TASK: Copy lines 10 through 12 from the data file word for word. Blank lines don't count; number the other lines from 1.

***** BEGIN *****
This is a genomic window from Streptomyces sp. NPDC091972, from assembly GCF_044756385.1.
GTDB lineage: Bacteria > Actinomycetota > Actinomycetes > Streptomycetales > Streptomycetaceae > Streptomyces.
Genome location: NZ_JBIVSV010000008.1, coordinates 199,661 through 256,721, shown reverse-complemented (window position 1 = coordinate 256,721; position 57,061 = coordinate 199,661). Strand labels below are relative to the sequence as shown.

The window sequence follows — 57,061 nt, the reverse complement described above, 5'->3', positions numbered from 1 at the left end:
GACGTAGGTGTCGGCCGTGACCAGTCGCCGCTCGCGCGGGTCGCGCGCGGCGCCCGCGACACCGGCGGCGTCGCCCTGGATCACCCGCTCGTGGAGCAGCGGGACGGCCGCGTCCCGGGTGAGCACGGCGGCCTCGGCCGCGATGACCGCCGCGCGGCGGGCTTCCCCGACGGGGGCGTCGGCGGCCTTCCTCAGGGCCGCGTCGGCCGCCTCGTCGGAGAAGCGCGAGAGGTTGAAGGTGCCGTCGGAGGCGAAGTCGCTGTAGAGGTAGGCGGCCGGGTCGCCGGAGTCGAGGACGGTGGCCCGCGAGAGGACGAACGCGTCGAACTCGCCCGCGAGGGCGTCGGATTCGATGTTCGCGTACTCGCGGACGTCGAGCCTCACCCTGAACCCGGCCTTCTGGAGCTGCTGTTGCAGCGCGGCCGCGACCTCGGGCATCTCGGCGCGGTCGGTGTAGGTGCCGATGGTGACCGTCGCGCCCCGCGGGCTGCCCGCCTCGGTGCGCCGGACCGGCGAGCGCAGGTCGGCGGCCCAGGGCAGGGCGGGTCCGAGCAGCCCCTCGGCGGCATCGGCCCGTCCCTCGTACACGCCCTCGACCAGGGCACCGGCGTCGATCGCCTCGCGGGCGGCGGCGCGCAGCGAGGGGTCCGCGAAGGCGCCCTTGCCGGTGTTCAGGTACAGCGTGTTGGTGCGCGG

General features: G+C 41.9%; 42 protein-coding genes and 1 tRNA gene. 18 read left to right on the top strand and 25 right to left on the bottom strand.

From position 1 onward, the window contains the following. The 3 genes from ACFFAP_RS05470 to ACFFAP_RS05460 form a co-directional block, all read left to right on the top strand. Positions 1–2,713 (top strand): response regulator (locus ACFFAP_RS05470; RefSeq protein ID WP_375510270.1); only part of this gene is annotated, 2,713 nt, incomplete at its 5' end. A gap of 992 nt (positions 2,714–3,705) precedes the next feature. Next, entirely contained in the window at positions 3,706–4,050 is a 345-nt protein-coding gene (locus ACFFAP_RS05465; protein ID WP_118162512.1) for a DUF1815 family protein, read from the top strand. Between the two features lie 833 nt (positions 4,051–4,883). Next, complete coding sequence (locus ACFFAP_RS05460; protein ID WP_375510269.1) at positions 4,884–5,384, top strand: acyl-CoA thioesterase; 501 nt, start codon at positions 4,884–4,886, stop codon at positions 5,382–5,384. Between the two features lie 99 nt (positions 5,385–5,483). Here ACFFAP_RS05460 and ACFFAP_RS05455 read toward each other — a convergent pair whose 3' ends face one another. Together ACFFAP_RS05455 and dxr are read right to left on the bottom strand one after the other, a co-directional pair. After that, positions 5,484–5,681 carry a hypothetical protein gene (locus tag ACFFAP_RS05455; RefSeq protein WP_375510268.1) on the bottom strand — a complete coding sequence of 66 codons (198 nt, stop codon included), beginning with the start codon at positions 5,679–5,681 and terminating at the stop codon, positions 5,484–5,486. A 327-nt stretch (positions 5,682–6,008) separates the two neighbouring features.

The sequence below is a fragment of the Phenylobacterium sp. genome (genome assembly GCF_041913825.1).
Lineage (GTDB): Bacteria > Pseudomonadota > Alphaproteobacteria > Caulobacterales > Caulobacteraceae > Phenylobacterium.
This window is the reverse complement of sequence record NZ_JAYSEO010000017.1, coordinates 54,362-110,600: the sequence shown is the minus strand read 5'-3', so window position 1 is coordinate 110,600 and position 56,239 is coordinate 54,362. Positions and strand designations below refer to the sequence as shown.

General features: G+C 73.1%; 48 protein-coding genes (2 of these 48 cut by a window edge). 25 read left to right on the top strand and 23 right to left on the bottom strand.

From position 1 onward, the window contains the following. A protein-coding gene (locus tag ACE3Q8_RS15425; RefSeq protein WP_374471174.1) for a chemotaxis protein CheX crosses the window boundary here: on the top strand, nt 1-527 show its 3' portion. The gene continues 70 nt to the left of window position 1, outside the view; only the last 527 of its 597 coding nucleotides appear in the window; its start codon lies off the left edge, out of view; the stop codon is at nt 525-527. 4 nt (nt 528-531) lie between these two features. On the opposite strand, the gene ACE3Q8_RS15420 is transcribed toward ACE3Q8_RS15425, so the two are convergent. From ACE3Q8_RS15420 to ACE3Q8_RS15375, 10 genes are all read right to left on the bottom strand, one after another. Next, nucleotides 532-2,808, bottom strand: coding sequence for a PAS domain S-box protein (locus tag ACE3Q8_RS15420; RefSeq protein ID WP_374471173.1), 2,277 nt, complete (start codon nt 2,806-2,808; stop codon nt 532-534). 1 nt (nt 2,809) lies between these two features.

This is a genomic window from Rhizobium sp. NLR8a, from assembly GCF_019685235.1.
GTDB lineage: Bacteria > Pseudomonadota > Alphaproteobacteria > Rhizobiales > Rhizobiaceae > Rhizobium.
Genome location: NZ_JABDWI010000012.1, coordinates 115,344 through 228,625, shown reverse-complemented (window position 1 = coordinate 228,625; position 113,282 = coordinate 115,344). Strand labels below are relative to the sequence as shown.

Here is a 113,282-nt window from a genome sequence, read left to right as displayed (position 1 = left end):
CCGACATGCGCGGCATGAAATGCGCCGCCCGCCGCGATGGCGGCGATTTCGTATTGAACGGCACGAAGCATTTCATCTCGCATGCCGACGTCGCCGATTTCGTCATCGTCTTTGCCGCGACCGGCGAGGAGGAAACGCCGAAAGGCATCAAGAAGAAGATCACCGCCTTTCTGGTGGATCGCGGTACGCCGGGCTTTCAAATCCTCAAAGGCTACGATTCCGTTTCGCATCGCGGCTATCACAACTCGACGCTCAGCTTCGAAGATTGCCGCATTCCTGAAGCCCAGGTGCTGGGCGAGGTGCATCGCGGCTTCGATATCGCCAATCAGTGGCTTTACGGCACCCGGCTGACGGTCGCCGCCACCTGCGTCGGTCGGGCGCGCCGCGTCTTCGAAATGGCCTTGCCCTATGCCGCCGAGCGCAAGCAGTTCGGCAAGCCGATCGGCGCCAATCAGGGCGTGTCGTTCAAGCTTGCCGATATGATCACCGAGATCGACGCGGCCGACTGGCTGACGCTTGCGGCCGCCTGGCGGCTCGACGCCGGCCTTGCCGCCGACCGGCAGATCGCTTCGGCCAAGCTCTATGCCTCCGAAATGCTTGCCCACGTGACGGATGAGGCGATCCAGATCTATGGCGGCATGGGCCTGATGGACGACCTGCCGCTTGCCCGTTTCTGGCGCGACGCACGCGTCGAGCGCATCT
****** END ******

This window is the reverse complement of sequence record NZ_JAYSEO010000017.1, coordinates 54,362-110,600: the sequence shown is the minus strand read 5'-3', so window position 1 is coordinate 110,600 and position 56,239 is coordinate 54,362. Positions and strand designations below refer to the sequence as shown.

General features: G+C 73.1%; 48 protein-coding genes (2 of these 48 cut by a window edge). 25 read left to right on the top strand and 23 right to left on the bottom strand.

From position 1 onward, the window contains the following. A protein-coding gene (locus tag ACE3Q8_RS15425; RefSeq protein WP_374471174.1) for a chemotaxis protein CheX crosses the window boundary here: on the top strand, nt 1-527 show its 3' portion. The gene continues 70 nt to the left of window position 1, outside the view; only the last 527 of its 597 coding nucleotides appear in the window; its start codon lies off the left edge, out of view; the stop codon is at nt 525-527. 4 nt (nt 528-531) lie between these two features. On the opposite strand, the gene ACE3Q8_RS15420 is transcribed toward ACE3Q8_RS15425, so the two are convergent. From ACE3Q8_RS15420 to ACE3Q8_RS15375, 10 genes are all read right to left on the bottom strand, one after another. Next, nucleotides 532-2,808, bottom strand: coding sequence for a PAS domain S-box protein (locus tag ACE3Q8_RS15420; RefSeq protein ID WP_374471173.1), 2,277 nt, complete (start codon nt 2,806-2,808; stop codon nt 532-534). 1 nt (nt 2,809) lies between these two features.